October 29, 2020 | 2 minute read

Today, the CSB issued an interim factual update on its investigation of the November 27, 2019 explosion at TPC Group’s Port Neches facility in Texas.  The November 2019 explosion resulted in millions of dollars of estimated loss, shut down the area for several days, and a fire that burned for months.  The facility manufactured 1,3-butadiene and raffinate-1, and the facility was subject to OSHA’s process-safety-management (“PSM”) standard and U.S. EPA’s risk-management-plan program (“RMP”). 

Based upon the CSB’s investigation so far, the explosion may have occurred from a loss of containment in the final fractionation phase for the butadiene.  Approximately 6,000 gallons of butadiene emptied from a fractionator and formed a vapor cloud.  The release point may have been a section of piping between the fractionator and the suction side of a transfer pump.  The vapor cloud ignited causing the explosion. 

Current Theory on Causation—Popcorn Polymers
The CSB’s investigation appears focused on the possible presence of “popcorn polymer” in the process vessels and associated piping.  Popcorn polymer is a hard, porous, and opaque material that is created when oxygen reacts with butadiene.  First, oxygen reacts with butadiene to form peroxides.  Second, butadiene peroxides react with butadiene to form popcorn polymer.  These reactions can continue and increase the volume of the polymer until the substance produces enough pressure to crack steel equipment.  Although the TPC facility was under different ownership at the time, the facility had a popcorn-polymer-caused pipe rupture in 1999.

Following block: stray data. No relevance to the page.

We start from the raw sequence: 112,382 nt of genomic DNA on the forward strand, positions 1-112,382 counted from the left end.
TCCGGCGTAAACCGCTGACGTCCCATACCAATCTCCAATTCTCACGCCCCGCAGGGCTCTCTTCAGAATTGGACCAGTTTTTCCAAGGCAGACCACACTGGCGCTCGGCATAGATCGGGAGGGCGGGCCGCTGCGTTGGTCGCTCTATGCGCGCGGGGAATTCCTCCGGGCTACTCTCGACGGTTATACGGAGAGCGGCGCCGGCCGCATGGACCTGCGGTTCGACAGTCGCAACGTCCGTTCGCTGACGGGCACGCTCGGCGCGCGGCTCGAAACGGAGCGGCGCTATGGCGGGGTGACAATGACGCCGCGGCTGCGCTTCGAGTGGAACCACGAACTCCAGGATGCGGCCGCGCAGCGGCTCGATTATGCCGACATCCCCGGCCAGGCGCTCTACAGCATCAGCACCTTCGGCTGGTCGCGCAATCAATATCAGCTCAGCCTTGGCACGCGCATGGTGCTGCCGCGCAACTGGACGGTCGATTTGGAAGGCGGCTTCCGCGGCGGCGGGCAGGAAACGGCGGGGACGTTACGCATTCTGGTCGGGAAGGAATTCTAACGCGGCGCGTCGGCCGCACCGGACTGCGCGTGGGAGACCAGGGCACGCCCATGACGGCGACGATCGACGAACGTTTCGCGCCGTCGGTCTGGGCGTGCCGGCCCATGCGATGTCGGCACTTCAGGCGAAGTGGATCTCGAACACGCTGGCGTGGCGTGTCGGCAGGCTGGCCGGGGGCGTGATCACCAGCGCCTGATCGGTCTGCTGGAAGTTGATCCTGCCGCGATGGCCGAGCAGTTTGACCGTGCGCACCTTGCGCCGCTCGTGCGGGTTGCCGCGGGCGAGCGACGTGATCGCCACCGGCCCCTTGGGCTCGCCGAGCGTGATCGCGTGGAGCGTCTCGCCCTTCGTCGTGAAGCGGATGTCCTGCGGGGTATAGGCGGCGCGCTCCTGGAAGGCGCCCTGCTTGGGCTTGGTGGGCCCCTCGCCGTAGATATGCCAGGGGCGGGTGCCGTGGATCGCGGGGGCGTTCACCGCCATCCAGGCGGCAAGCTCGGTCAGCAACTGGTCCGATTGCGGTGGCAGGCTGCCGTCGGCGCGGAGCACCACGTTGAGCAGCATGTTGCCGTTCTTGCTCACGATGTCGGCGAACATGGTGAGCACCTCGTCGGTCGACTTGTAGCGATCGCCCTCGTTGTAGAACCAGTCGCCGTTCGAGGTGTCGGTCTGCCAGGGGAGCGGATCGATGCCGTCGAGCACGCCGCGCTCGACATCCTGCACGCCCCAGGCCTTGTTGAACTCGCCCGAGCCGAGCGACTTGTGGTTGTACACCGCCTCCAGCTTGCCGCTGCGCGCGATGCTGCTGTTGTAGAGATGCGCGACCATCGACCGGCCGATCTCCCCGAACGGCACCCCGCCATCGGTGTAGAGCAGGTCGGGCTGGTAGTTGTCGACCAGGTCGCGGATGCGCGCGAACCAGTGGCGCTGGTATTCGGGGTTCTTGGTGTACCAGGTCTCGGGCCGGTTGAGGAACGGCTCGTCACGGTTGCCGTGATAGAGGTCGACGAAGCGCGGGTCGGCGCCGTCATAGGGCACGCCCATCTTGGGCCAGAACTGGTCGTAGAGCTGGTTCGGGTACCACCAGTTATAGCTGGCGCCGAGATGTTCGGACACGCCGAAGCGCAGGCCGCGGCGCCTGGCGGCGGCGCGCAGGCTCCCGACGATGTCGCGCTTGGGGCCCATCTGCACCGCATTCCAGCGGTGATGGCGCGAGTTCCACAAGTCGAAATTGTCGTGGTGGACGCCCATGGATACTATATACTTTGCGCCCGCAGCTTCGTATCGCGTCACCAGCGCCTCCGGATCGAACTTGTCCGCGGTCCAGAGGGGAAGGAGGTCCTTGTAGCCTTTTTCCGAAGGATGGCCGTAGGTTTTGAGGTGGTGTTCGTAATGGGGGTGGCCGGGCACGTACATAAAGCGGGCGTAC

An exacerbating factor to popcorn-polymer-related issues is “dead legs” in process piping.  A “dead leg” occurs when a piping segment is open to the associated process but the segment does not actually have any material flowing through the section.  Some industry observers have found that dead legs may promote popcorn polymer formation.  The CSB found that the butadiene fractionator had a dead leg component for at least 82 days prior to the incident, which may have contributed to the cause.

Key Takeaway
It is still likely too early to know if the CSB’s theory is accurate or not.  But from a process-safety perspective, chemical facilities with processes involving butadiene should be reminded about the potential risk from popcorn-polymer formation.  The economic loss associated with the TPC facility suggests an internal review to determine whether your facility has a history of popcorn-polymer formation, has inspection practices in place to identify the problem, takes steps to minimize “dead legs,” and has a mitigation strategy in place to address any issues your internal review identifies.  As these kinds of problems arise in industry, the “standard of care” companies are expected to employ to address the problems also evolves.

Background on CSB
The CSB is a scientific, investigative organization with no enforcement authority.  Established by the Clean Air Act amendments of 1990, the CSB is responsible for determining accident causes, issuing safety recommendations, studying chemical safety issues, and evaluating the effectiveness of other government agencies (such as OSHA and EPA) involved in chemical safety.  For significant investigations, like the TPC Group explosion in Port Neches, the Board has historically issued an “interim” factual update.  The observations and findings in these factual updates are not final, but give a good indication of the direction of the CSB’s investigation and some insight on the possible recommendations that the Board may issue.